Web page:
Policy Number: HR-45
Effective Date: July 2002
Revisions: July 2002, July 2000
Responsible Official: Senior Vice President of Student Life and Administrative Services
This policy was established to provide guidelines for attendance and lateness for employees not covered by a collective bargaining agreement.
The University requires employees to conform to minimum expectations with regard to absences and lateness.
This policy applies to all University non-faculty employees not affiliated with collective bargaining units.
Absence is defined as any unscheduled time lost from work or failure to report to work for at least fifty per cent of the scheduled workday or shift. Each period of absence (example; consecutive days off) will be considered as one occurrence.
Unscheduled Time is defined as time not requested and approved in advance by the department supervisor/manager.
Occurrence is defined as a period of one day, or consecutively scheduled workdays absent for the same reason.
Excessive Absenteeism is defined as six occurrences of absence in a "rolling" six-month period not classified as Family and Medical Leave or non- Family and Medical Leave.
Lateness is defined as failure to report and be ready for work at the start of the shift or leaving prior to the end of the scheduled workday without management approval. Each period of lateness will be considered as one occurrence.
Excessive Lateness is defined as six occurrences of lateness in a "rolling" six-month period that subjects an employee to action as outlined in the Performance Improvement Policy. Rolling Period is defined as the time period from the previous six months that will be examined for occurrences.
Exempt as defined by the FLSA is a bona fide executive, administrative or professional position and is not subject to the overtime provision.
Non-Exempt as defined by the FLSA is a position that does not meet the requirement necessary to qualify for exemption and is subject to overtime and minimum wage provisions of the Act.
- Supervisors/managers are responsible for the establishment, communication and consistent application of attendance standards within their business operation.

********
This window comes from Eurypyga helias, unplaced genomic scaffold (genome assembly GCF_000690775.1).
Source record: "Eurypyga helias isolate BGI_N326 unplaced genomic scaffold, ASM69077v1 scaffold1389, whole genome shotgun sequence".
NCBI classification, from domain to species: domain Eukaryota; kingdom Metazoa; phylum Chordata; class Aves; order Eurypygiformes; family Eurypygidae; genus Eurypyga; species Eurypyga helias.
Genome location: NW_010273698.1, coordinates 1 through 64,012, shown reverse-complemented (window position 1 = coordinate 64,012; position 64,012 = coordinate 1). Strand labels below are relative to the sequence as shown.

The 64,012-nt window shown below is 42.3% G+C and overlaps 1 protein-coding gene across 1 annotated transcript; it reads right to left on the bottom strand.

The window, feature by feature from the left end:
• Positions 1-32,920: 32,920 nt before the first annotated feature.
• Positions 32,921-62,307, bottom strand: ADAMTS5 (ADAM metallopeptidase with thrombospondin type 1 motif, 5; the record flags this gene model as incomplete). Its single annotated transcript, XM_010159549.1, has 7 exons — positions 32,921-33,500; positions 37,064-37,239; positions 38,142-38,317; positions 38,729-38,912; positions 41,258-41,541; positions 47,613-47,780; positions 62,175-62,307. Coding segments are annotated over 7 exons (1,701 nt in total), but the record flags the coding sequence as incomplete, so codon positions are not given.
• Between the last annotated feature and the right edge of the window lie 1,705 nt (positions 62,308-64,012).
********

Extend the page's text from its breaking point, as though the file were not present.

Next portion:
- Absences which are similar or repetitive in nature such as before or after days off, after weekends, holidays, vacations days, or pay days are examples of pattern absenteeism and subject to action outlined in the Performance Improvement Policy.
- An employee who takes time off when the supervisor/manager denies the request for time off is subject to action outlined in the Performance Improvement Policy.
- An employee is expected to report to work as scheduled by her/his supervisor/manager and to maintain a satisfactory record of attendance. Failure to comply is subject to action under the policy on Performance Improvement.
- An employee is expected to report to work at her/his scheduled starting time and to remain at work until her/his scheduled quitting time. Failure to comply is subject to action outlined in the Performance Improvement Policy.
- An employee is expected to obtain necessary approval from her/his supervisor when he/she is going to be away from the work area. Failure to comply is subject to action under the policy on Performance Improvement.
- An employee who is unable to report to work is required to notify her/his supervisor/manager or designee at the earliest opportunity, but at least one hour prior to her/his scheduled starting time, or as stated by the departmental procedures, whichever is greater. Failure to comply is subject to action under the policy on Performance Improvement.
- Employees who are absent without proper notification are subject to a written warning upon the first offense.
- University employees who are covered by collective bargaining agreements should refer to the appropriate contract article.
- Recording Time Worked
- An employee, whether exempt or non-exempt, is required to provide accurate information concerning hours worked and to notify his or her supervisor/manager of any deviation from scheduled hours. A non-exempt employee is required under the Fair Labor Standards Act to maintain records of starting and quitting times.